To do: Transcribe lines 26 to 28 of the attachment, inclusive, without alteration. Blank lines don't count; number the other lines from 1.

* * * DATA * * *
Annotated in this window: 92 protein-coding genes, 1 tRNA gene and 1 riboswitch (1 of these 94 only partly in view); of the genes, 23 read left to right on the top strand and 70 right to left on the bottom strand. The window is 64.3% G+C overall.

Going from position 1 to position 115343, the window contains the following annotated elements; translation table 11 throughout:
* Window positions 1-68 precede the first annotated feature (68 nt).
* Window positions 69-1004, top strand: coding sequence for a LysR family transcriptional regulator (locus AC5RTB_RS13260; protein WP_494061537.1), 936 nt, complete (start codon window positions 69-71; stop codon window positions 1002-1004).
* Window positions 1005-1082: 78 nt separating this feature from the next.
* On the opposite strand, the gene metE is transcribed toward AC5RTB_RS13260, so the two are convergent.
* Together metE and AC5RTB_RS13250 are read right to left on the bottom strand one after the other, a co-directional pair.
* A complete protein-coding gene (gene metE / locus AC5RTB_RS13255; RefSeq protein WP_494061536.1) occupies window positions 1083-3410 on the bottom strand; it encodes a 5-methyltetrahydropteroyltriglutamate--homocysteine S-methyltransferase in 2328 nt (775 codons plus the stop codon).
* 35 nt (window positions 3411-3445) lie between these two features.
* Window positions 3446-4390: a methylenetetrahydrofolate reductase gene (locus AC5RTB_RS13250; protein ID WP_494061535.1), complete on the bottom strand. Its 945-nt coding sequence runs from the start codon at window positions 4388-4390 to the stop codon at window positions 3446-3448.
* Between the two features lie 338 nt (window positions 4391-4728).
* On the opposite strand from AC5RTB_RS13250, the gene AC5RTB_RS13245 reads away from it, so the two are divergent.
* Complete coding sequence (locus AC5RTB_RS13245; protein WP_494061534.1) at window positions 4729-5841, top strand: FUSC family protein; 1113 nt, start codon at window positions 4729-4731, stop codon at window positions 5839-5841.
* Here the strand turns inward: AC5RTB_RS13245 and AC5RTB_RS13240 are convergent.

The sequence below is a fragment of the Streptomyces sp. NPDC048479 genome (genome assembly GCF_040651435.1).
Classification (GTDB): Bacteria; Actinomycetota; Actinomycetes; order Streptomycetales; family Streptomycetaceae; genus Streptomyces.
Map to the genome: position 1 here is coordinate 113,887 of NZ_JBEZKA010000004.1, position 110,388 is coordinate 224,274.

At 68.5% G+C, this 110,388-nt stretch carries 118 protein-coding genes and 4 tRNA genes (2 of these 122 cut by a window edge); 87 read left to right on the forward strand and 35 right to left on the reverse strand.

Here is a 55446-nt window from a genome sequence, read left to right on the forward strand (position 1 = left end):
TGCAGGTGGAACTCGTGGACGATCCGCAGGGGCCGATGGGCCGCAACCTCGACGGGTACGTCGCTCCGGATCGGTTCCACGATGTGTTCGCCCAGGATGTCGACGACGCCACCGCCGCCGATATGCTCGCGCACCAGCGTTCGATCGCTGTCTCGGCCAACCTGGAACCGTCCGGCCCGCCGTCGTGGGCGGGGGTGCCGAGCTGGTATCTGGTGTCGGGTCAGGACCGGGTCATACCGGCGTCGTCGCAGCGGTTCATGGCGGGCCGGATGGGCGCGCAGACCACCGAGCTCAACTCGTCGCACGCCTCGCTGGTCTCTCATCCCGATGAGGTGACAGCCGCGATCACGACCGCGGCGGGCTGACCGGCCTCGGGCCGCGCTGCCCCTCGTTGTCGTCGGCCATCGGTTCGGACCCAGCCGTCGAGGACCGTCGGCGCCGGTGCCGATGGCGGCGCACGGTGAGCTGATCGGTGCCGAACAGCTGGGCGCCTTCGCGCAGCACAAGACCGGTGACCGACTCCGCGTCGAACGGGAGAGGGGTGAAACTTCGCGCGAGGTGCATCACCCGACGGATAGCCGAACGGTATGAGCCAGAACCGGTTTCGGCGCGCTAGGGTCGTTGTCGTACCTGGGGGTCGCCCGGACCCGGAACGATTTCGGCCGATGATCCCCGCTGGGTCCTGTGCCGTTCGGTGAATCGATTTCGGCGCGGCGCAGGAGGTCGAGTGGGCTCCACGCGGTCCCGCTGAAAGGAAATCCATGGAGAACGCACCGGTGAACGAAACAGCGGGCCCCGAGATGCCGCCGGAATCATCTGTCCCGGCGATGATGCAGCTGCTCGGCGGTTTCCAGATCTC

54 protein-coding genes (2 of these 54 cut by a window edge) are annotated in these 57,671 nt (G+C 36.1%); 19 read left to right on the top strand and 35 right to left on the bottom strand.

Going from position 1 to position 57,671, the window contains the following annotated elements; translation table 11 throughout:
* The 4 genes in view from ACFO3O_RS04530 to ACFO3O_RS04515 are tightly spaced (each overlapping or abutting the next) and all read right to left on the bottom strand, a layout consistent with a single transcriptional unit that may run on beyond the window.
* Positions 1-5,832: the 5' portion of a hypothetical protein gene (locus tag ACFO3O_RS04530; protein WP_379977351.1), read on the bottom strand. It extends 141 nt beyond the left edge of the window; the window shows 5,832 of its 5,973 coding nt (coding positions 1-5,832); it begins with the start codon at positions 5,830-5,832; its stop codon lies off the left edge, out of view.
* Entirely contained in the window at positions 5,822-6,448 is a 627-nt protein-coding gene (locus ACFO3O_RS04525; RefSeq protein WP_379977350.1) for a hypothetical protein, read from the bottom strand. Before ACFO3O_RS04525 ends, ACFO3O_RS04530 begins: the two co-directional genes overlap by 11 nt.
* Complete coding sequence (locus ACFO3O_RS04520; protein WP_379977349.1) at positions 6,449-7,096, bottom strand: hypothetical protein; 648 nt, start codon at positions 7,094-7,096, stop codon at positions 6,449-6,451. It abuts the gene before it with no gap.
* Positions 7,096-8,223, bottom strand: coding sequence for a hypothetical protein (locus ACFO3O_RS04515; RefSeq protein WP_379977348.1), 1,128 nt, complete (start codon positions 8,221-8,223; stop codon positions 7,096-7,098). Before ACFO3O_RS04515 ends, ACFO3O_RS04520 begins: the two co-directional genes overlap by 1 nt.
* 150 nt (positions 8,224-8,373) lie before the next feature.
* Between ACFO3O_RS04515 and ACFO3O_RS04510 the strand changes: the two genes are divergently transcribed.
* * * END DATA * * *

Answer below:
* Complete coding sequence (locus ACFO3O_RS04520; protein WP_379977349.1) at positions 6,449-7,096, bottom strand: hypothetical protein; 648 nt, start codon at positions 7,094-7,096, stop codon at positions 6,449-6,451. It abuts the gene before it with no gap.
* Positions 7,096-8,223, bottom strand: coding sequence for a hypothetical protein (locus ACFO3O_RS04515; RefSeq protein WP_379977348.1), 1,128 nt, complete (start codon positions 8,221-8,223; stop codon positions 7,096-7,098). Before ACFO3O_RS04515 ends, ACFO3O_RS04520 begins: the two co-directional genes overlap by 1 nt.
* 150 nt (positions 8,224-8,373) lie before the next feature.